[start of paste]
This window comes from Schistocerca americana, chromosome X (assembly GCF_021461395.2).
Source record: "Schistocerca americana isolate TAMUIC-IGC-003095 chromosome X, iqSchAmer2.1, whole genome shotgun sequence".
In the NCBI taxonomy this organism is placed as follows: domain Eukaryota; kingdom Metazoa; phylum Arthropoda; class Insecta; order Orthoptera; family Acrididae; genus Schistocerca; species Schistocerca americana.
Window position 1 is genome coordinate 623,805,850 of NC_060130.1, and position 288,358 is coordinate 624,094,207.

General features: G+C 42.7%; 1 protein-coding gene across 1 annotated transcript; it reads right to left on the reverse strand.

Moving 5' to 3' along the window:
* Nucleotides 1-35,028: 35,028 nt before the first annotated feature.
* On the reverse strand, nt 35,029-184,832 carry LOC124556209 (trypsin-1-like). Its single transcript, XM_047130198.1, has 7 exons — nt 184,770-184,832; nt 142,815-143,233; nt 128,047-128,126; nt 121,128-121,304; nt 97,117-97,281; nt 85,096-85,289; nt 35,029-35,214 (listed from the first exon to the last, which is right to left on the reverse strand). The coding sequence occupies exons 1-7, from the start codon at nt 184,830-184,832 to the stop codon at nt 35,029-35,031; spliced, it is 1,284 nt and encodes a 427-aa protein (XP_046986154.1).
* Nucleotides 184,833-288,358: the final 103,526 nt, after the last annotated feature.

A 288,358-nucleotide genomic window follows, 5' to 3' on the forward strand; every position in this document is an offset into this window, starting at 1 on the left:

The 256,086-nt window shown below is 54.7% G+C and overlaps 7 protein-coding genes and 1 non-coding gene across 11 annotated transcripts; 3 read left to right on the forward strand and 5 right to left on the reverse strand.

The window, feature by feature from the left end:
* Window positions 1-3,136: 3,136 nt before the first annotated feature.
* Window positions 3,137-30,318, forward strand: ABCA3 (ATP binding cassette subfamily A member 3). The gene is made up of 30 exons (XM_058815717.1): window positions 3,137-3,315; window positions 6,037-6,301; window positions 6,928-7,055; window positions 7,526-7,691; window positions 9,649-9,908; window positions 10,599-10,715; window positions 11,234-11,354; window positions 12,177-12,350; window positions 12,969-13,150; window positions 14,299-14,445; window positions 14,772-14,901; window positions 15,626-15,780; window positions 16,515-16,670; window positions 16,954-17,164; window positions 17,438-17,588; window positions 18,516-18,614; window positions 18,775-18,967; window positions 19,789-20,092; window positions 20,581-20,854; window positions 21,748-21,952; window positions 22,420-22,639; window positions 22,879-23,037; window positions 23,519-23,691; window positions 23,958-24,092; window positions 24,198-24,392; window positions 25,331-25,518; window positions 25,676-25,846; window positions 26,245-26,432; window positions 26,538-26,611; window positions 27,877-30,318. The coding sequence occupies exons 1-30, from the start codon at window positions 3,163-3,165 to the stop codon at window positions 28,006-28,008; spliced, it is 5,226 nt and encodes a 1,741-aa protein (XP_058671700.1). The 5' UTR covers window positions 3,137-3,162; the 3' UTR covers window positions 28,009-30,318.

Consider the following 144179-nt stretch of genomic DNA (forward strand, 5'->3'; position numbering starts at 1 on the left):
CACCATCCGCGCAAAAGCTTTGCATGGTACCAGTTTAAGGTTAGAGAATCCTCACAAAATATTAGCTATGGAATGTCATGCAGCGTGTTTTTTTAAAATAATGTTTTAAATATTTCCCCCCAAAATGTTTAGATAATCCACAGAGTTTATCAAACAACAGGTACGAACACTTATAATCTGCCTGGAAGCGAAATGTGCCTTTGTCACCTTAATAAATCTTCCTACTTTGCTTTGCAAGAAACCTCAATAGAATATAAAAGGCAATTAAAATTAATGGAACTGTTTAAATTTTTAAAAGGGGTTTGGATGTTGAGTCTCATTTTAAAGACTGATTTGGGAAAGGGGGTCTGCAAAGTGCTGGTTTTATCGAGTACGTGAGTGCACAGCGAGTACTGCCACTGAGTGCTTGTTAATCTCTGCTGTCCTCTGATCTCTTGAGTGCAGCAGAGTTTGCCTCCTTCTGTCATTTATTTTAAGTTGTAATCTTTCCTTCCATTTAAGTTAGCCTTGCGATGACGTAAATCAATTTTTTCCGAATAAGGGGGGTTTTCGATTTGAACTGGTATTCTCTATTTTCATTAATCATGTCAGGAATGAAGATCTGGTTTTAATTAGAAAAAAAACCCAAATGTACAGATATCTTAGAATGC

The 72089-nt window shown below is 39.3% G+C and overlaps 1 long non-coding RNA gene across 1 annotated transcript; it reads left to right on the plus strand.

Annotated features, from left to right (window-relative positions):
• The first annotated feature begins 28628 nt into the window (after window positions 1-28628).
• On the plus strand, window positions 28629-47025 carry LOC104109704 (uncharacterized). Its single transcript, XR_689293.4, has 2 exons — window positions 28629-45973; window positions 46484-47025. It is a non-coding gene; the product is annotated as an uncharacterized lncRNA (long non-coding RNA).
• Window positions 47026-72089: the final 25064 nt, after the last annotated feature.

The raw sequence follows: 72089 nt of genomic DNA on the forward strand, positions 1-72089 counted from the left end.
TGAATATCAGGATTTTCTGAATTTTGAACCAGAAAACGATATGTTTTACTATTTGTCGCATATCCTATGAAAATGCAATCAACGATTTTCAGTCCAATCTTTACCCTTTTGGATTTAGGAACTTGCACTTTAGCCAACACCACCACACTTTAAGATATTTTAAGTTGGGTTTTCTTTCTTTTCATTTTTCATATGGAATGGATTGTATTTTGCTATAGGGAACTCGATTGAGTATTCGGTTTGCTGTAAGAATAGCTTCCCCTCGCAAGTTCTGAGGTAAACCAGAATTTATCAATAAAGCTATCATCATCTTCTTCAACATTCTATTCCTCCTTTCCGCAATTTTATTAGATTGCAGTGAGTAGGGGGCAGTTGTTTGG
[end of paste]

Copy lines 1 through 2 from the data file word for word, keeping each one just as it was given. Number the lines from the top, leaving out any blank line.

This window comes from Schistocerca americana, chromosome X (assembly GCF_021461395.2).
Source record: "Schistocerca americana isolate TAMUIC-IGC-003095 chromosome X, iqSchAmer2.1, whole genome shotgun sequence".